Rembrandt, Harmensz van Rijn, Jakob Thomasz Haringh (The Young Haring), 1655
Harmensz van Rijn Rembrandt, Etching, Jakob Thomasz Haringh (The Young Haring), 1655
|Artist:||Rembrandt, Harmensz van Rijn (1606 - 1669)|
|Title:||Jakob Thomasz Haringh (The Young Haring), 1655|
|Reference:||B. 275, H. 288, BB.55-E, B&W 275|
|Image Size:||4 5/8 in x 4 in (11.8 cm x 10.2 cm)|
|Sheet Size:||5 1/8 in x 4 3/8 in ( 13 cm x 11.1 cm)|
|Framed Size:||20 5/8 in x 20 1/8 in (52.4 cm x 51.1 cm)|
|Signed:||This work is signed and dated in the plate along the right [see window pane] by Harmensz van Rijn Rembrandt (Leiden, 1606- Amsterdam, 1669): 'Rembrandt f. 1655'.|
|Edition:||A Nowell-Usticke early State IV (of V), the plate cut down to head and shoulders only; Hind State V (of V); Biörklund State V (of V); Boon & White State V (of V).|
|Condition:||Clearly defined plate mark all around with considerable margins, this work is a dark, bold impression.|
|24 Hour Sale:||40% Off: $4,800|
Jakob Thomasz Haringh was the son of the elder Jacobsz Haringh (a prominent art auctioneer during the mid-17th century). The younger Jakob Haringh, featured here, is elegantly portrayed in an austere seated position by a multi-paned window. The value and craftsmanship of the work can be seen in the light that streams through and illuminates the majority of the work. This allows for a greater depth of field and sense of space within the portrait, making the work a great addition to any collection.
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|Created in 1655, this work is an exquisite portrait of the young Jakob Thomasz
Haringh (also known as Pieter Haringh) signed and dated in the plate at the
right by Harmensz van Rijn Rembrandt (1606 - 1669): 'Rembrandt f. 1655' . Printed
on a fine, laid paper, this work is a Nowell-Usticke early State IV (of IV);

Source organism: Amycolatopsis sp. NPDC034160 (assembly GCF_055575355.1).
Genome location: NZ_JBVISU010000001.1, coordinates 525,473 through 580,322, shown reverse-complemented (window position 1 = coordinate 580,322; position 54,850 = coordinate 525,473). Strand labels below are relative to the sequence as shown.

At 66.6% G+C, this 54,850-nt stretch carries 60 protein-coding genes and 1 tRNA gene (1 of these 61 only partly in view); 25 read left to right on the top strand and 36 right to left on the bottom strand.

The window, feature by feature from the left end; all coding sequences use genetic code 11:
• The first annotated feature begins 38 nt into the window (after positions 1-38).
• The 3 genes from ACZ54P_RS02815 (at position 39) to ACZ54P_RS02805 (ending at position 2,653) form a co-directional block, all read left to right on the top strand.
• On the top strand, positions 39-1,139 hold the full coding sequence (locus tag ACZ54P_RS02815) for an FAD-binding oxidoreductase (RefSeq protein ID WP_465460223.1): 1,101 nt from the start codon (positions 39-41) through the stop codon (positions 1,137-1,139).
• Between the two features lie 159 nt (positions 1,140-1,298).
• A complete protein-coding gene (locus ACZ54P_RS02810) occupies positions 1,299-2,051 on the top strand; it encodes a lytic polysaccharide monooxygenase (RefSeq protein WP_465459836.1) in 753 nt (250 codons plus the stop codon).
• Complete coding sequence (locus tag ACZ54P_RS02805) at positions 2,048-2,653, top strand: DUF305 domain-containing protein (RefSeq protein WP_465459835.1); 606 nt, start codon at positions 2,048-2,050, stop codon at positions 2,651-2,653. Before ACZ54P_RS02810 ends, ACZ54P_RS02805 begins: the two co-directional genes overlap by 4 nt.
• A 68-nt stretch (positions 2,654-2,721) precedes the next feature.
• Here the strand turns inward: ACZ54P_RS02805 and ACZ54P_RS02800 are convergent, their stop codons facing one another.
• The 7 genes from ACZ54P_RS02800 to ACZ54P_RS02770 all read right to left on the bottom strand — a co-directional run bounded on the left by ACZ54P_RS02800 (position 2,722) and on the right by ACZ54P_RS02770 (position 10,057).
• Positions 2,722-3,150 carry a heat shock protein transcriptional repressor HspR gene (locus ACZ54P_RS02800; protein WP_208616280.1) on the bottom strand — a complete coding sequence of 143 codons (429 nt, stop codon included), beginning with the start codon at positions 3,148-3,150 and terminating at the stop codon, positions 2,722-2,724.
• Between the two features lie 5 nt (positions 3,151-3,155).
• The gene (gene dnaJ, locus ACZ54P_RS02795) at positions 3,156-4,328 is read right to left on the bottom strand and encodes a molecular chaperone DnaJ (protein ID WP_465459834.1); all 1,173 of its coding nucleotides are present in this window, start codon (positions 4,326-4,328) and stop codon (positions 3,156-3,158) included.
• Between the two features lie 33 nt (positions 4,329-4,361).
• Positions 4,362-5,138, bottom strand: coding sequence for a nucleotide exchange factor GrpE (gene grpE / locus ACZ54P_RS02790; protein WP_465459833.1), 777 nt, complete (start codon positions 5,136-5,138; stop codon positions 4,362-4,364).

Hind State V (of V); Biörklund State V (of V); Boon & White State V
Jakob Thomasz Haringh was the son of the elder Jacobsz Haringh (a prominent art auctioneer during the mid-17th century, see B.274). The younger Jakob Haringh, featured here, is elegantly portrayed in an austere seated position by a multi-paned window. The light which streams through illuminates the majority of the work, mainly along the left side of his face and some of the background, allowing for a greater depth of field and sense of space within the portrait. Haring was a prominent lawyer for the Court of Insolvents. In 1657-1658, he was to direct the dissolution of Rembrandts (Leiden, 1606- Amsterdam, 1669) assets upon his bankruptcy. This work is noted in pencil on verso 'From the Duke de Traviso's Collection.'
1. From the private collection of the Duke de Traviso (noted in pencil on verso).
Catalogue Raisonné & COA:
1. Biörklund, G. (1968). Rembrandt's Etchings: True and False. Esselte Aktiebolag: Stockholm. Listed and illustrated as catalogue raisonné no. BB 55-E.
2. Dickey, S. (2004). Rembrandt: Portraits in Print. John Benjamins Publishing Company: Philadelphia. Listed and illustrated as plate 161 on pg. 314.
3. Hind, A. (1967). A Catalogue of Rembrandt's Etchings. Da Capo Press: NY. Listed and illustrated as catalogue raisonné no. 288 on pg. 115.
4. Münz, L. (1952). A Critical Catalogue of Rembrandt's Etchings, Vol. II - Text. Phaidon Press: London. Listed as catalogue raisonné no. 75 on pg. 68.
5. Münz, L. (1952). Rembrandt's Etchings, Reproductions of the Whole Original Etched Work, Vol. I - Plates. Phaidon Press: London. Listed and illustrated as plate 84 (catalogue raisonné no. 75).
6. Nowell-Usticke, G.W. (1988). Rembrandt's Etchings, States & Values. Hacker Art Books: NY. Listed and illustrated as catalogue raisonné no. B 275.